I knew that I would. I had never performed it before—even though I perform original works frequently—largely because of its musical complexity (it is very layered). But I think it is also because I have always known that this song was only ever meant for one moment, and I was happy to wait as long as humanly possible for that moment to come.
Sitting there in the church as the procession of readings and hymns marched steadily toward that moment, I wanted to believe I was going to be able to pull it off without any technical glitches and, even more importantly, without bursting into tears with the sheer feeling of the loss of my dear friend.
But I needn’t have worried. Sacred moments have a way of taking care of themselves.
When I stood up there all alone to deliver “From the Inside,” I found myself filled with ease. I closed my eyes and opened my heart. Doing so is perhaps the simplest and most ancient formula on the planet, but it allowed something within me to shift, settle, and expand into the moment. And from there, I sang Marie’s song.
Looking out, I saw your faces—those of you who were present. And I knew this song would somehow eventually reach the oh-so-many of you who have written to me to let me know how sad you were to not be in a position to attend that day. I saw Marie’s mother, tears streaming down her face. I saw her father. I saw Tiron, his face bright and watching. I heard many of you sniffling, tearing up, and then holding a place in your heart to really take this in. I felt the room encouraging me, trusting me, and listening to the duet it felt like I was singing with Marie:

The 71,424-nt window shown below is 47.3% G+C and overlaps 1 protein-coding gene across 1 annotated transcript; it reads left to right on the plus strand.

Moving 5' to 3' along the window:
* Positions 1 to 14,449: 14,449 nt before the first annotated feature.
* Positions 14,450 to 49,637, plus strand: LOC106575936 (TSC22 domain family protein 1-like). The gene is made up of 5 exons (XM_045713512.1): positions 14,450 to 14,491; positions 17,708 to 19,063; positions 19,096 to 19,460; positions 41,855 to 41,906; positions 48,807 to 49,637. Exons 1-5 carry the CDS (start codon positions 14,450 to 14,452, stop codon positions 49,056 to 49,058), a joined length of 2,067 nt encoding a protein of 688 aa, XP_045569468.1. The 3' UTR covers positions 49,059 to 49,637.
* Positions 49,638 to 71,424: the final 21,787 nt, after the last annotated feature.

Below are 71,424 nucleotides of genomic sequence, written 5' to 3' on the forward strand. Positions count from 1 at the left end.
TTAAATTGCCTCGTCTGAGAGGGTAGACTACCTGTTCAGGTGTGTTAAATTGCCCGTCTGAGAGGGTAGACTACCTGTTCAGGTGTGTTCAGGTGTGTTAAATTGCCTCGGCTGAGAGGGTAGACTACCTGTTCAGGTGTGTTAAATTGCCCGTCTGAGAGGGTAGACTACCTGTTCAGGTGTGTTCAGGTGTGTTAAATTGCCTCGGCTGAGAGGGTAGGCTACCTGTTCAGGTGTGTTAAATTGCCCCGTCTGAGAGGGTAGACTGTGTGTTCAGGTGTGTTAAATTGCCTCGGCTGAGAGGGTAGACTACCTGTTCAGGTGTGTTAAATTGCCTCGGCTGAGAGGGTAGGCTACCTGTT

From the Inside
Marie Pechet and Anna Huckabee Tull
So many times,
So many signs along the road
So many ways to know
So many ways to go
But now the known is closing
I am surrounded by love
But I’m alone in these uncharted marshes
It’s not light, but it’s not darkness
And I call to me here
In the center of the storm
And I call to me here
Bruised and broken…open
All alone, all alone, all alone, all alone
(All one, all one, all one, all one…)
I was hiding on the inside, I was hiding on the inside
(I am rising from the inside, I am rising from the inside…)
I will stand inside myself
Oh, oh I
I am rising inside of me
From the Inside
Click here to read more about the story of this song: http://www.customcraftedsongs.com/listen/from-the-inside
Next month I will share a little more about the funeral experience, and specifically, about the closing song which Marie and I also created together.
Thank you for reading. I invite you to know in yet new ways that Marie’s presence in each of our lives was a gift—one that, if we choose to, we can continue to open.
~Anna Huckabee Tull